One indication of a successful annual social event is the need to look for a larger venue the following year.
The Greater Newburyport Chamber of Commerce and Industry last year hosted an Oktoberfest at the Bartlet Mall. Tomorrow, it will hold another version, but this fall it will be at Cashman Park, which offers more space for guests and children’s activities.
It will run from noon to 6 p.m. Admission to the beer tent is $5 per person; attendees under 21 are free.
There are fees for beer, food, rides and games, and last year, this menu resulted in overflow crowds who appeared to enjoy themselves.
“Last year’s Oktoberfest was very successful,” said Ann Ormond, president of the Chamber.
“We had 1,000-plus people, and this year we moved the event to Cashman Park for more room for rides, band and food. Also, the view at Cashman Park is lovely and it should be a great day with sunny and cool weather.”
The event will feature a traditional beer garden under a tent with German food and assorted food vendors. The Oberlaendler Hofbrau Band will provide the music for the festivities.
Chamber officials call it a family-friendly day, and numerous rides have been slated for this year, including a Roaming Railroad, a merry-go-round, carnival games and other children’s activities.
Many adults appear to attend for the chance to sip German and/or craft beer, and to enjoy an outdoor event with music.
The city has a long history of enjoying beer. Historians say that as early as 1690, malt houses had been active on Ordway’s Lane, now Market Street, Greenleaf’s Lane, now State Street; and Chandler’s Lane, now Federal Street.
In 1785, Robert Laird, a Scotsman, came to Newburyport and, in company with James Ferguson, “established himself in business as a brewer of ale, beer and porter,” according to records in municipal archives.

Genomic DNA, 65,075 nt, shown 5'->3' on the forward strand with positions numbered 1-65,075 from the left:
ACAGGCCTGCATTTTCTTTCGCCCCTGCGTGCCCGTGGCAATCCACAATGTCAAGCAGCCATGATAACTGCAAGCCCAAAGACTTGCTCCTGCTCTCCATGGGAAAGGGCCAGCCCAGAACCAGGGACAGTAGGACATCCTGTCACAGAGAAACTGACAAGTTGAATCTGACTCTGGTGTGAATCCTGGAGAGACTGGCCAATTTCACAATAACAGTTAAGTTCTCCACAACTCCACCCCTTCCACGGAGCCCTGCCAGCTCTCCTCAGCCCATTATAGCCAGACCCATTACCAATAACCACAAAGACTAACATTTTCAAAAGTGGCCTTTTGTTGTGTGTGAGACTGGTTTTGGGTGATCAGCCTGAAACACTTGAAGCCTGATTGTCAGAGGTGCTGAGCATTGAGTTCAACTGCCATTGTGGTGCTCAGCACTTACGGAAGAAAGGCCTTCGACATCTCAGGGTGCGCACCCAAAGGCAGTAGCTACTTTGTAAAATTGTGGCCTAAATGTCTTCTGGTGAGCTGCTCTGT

Laird advertised, “The subscriber informs the public that he has begun the malting and brewing business again opposite Somersby’s Landing (on the waterfront). Gentlemen who wish to export any of this porter may have it put up in the best manner, in good new barrels and warranted.”
Along with numerous rum distilleries, breweries thrived in Newburyport in the 18th and 19th centuries, historians say.
In recent years, the interest in craft beers — some of them imported from Germany — has increased.
Two breweries are scheduled to open in Newburyport within the coming year. And numerous bars and restaurants have expanded their offerings of craft beers.
The Grog, for instance, offers 32 different kinds of craft beer. And Joseph Leone, who plans to open a restaurant at 38-40 Merrimac St., said that his new venue would offer 100 varieties.
Beer drinking isn’t the only feature of this Oktoberfest, of course.
Children’s events draw many families. But it does appear that the combination of beer, music and events for the whole family has struck a cord with many residents.
Roger Fuller of Newburyport, who attended last year at the Mall, said he will been in attendance at Cashman Park.
“It was a fun atmosphere,” said Fuller, a retired teacher. “It was a beautiful day, there were activities for the little kids and beer, food and music in the tent for adults.
“On a sunny fall day, it was a great combination.”
Chamber officials say this Oktoberfest, whose lead sponsor is TD Bank, will be held rain or shine.